Emmett’s mother, Mamie Till Mobley, had been reluctant to allow her son to travel to Mississippi. Mobley had grown up in the rural South, and knew it was a dangerous place for a young black boy. After her only child’s mutilated body was transported home, Mobley demanded an open-casket funeral, so the whole world could see what had been done to her son. Over five days, more than 100,000 people lined up to view Till’s body, and Jetmagazine published graphic photos that were reprinted all over the world.
Outrage over Emmett Till’s lynching didn’t launch the civil rights movement, which had already begun among African Americans around the country, including the South. In 1954, the U.S. Supreme Court had handed down its verdict in Brown v. Board of Education, declaring that segregated (“separate but equal”) schools for blacks and whites were unconstitutional. But in Mississippi, efforts to overturn the Jim Crow social order had been heavily resisted, and often met with violence. In the months before Till’s murder, Rev. George Lee and Lamar Smith were separately shot and killed in the state after helping organize black voter-registration drives. Smith was shot in broad daylight, in front of witnesses, as he left the county courthouse in Brookhaven after casting his ballot.
The shocking brutality of Till’s murder, however, and the fact that he was only 14 years old, served to galvanize civil rights workers in Mississippi and beyond. Medgar Evers, then an NAACP field officer in Mississippi, led a secret campaign to find black witnesses who would come forward in the Till case. Another civil rights leader in the state, Dr. T. R. M. Howard, hired armed guards to protect those witnesses, as well as Till’s mother, during the trial. (Howard already had protection for himself, as he had received death threats.)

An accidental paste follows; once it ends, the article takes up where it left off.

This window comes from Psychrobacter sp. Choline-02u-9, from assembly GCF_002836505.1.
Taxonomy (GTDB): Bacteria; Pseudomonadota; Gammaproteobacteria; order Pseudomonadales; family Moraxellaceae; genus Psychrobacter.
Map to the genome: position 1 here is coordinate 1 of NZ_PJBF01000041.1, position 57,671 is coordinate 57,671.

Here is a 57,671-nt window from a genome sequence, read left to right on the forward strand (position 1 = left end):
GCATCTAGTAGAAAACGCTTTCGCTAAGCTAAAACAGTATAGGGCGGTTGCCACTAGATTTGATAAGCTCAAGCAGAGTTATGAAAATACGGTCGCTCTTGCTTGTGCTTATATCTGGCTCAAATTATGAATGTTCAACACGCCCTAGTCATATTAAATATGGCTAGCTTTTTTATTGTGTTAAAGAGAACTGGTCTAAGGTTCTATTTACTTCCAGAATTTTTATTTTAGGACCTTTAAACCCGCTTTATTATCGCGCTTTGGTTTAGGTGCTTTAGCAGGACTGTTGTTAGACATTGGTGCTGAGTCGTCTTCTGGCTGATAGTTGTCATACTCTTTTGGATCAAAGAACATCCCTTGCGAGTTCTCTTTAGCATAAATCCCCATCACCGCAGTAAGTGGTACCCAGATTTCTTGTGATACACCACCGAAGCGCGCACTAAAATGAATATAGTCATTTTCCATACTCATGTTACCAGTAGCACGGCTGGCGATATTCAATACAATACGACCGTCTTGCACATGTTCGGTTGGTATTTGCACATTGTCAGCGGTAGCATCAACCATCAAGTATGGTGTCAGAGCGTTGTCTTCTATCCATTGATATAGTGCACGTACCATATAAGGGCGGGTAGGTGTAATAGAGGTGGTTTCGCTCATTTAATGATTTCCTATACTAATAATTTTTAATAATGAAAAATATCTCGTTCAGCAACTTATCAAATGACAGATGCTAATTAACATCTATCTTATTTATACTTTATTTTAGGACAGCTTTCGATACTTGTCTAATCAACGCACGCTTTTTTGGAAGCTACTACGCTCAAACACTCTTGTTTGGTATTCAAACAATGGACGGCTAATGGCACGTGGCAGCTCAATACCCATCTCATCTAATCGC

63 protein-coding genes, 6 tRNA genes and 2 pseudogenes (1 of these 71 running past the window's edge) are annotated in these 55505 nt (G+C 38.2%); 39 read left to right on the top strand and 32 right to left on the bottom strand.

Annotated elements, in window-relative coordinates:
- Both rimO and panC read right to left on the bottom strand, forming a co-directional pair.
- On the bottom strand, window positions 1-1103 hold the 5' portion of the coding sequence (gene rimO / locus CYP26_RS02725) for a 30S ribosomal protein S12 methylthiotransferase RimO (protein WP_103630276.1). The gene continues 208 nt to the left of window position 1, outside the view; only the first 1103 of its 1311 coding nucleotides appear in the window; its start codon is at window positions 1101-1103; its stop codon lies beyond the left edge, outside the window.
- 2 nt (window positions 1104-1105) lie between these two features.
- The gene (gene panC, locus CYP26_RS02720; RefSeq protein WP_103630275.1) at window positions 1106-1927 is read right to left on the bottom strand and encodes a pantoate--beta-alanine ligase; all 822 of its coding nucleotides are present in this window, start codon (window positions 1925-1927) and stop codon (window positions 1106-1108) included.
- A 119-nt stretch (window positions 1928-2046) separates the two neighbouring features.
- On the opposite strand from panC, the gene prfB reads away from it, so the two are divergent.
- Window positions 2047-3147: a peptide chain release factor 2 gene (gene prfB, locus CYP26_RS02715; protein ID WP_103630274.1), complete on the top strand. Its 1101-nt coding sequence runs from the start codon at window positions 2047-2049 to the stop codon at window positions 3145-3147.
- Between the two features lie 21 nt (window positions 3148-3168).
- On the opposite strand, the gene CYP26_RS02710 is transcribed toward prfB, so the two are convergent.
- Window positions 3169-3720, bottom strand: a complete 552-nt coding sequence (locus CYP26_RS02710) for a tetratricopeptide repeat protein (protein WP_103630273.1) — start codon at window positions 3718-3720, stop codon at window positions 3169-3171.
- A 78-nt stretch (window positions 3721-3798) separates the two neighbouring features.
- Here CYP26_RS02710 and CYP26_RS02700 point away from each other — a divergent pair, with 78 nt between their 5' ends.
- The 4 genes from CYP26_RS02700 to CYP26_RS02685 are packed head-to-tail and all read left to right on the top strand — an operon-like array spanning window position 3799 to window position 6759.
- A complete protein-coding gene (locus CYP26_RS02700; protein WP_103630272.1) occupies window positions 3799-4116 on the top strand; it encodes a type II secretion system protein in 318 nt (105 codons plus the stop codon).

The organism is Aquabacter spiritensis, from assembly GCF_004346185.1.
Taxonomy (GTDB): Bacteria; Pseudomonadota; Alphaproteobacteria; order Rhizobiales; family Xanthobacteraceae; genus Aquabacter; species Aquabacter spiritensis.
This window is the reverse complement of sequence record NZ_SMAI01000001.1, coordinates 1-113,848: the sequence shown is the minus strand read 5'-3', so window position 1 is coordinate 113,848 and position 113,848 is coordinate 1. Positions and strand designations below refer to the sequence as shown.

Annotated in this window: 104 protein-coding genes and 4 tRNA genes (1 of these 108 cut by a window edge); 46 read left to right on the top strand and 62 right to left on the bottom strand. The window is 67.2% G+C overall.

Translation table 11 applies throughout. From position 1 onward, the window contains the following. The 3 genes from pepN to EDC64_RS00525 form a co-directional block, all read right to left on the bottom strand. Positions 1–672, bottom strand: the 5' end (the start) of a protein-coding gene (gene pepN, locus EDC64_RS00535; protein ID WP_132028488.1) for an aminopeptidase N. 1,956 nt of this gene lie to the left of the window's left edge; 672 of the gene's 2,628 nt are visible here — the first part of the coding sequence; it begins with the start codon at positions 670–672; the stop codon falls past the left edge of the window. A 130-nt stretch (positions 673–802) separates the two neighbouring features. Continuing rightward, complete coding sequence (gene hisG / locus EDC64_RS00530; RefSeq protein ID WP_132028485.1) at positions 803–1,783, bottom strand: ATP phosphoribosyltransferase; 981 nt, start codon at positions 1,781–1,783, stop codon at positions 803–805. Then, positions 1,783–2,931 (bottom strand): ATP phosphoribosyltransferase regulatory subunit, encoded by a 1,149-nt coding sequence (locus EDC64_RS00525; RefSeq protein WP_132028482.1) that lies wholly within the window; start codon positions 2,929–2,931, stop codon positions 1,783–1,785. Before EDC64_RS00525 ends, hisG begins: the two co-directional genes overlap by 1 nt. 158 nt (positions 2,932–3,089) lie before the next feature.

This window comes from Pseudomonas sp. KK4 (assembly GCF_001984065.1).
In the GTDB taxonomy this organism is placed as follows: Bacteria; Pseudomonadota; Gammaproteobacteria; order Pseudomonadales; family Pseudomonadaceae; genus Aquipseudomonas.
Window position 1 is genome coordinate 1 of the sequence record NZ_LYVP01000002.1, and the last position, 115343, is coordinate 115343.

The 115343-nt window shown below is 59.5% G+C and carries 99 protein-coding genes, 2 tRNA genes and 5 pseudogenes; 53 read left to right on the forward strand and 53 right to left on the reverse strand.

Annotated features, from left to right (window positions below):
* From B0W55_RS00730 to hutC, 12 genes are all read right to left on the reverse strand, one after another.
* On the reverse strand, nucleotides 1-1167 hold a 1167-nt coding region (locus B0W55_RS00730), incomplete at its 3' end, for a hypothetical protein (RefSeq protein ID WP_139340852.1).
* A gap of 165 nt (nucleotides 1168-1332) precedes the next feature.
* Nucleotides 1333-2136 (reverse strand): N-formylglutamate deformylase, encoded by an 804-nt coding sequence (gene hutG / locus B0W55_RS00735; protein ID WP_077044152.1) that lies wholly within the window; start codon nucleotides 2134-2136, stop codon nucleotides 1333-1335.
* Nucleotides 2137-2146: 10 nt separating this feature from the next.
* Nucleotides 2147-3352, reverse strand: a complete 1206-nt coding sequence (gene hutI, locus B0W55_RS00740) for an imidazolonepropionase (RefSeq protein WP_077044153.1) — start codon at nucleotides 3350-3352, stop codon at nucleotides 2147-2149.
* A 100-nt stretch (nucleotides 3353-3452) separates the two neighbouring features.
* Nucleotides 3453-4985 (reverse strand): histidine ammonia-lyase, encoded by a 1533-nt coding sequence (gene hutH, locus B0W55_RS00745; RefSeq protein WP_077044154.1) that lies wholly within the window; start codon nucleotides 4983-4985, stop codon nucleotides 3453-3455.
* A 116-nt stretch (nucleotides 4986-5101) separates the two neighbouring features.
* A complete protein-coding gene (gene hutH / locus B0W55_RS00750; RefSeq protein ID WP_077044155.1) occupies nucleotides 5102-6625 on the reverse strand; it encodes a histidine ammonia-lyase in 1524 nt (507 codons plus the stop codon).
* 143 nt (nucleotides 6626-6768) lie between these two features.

During the trial of Roy Bryant and J.W. Milam, Till’s great-uncle Moses Wright identified them in open court as the two men who kidnapped Emmett. After the all-white male jury quickly acquitted the defendants of the murder, Wright and another black witness had to be smuggled out of the state to avoid reprisals. “It’s getting to be a strange thing that the FBI can never seem to work out who is responsible for the killings of Negroes in the South,” Howard said of the verdict, in a public reproof to FBI Director J. Edgar Hoover. (Howard himself would later flee Mississippi for Chicago after showing up on the “death list” of the Ku Klux Klan, while a white segregationist would assassinate Medgar Evers in 1963.)
A few months after the murder trial, a writer for Look magazine paid Bryant and Milam $4,000 to go on record about how they killed Emmett Till. As they had already been tried once for the crime, the public confession didn’t lead to new charges, but the utter lack of remorse they showed, along with the shocking details of how they had tortured and murdered this 14-year-old boy fueled national outrage. Mamie Till Mobley went on to become an important civil rights figure in her own right, spending the rest of her life (she died in 2003) speaking out about racial injustice and working to ensure her only child’s sacrifice wasn’t forgotten.
Even beyond his mother’s actions, however, Till’s sacrifice had already had an indelible impact on the future of the civil rights movement. On December 5, 100 days after Till was murdered, Rosa Parks refused to give up her seat on a bus in Montgomery, Alabama. As Parks later said of her actions that day, “I thought of Emmett Till, and when the bus driver ordered me to move to the back, I just couldn’t move.” Her arrest, of course, sparked the now-famous Montgomery bus boycott that turned the struggle for civil rights into a mass movement led by a then-26-year-old minister, the Rev. Martin Luther King Jr.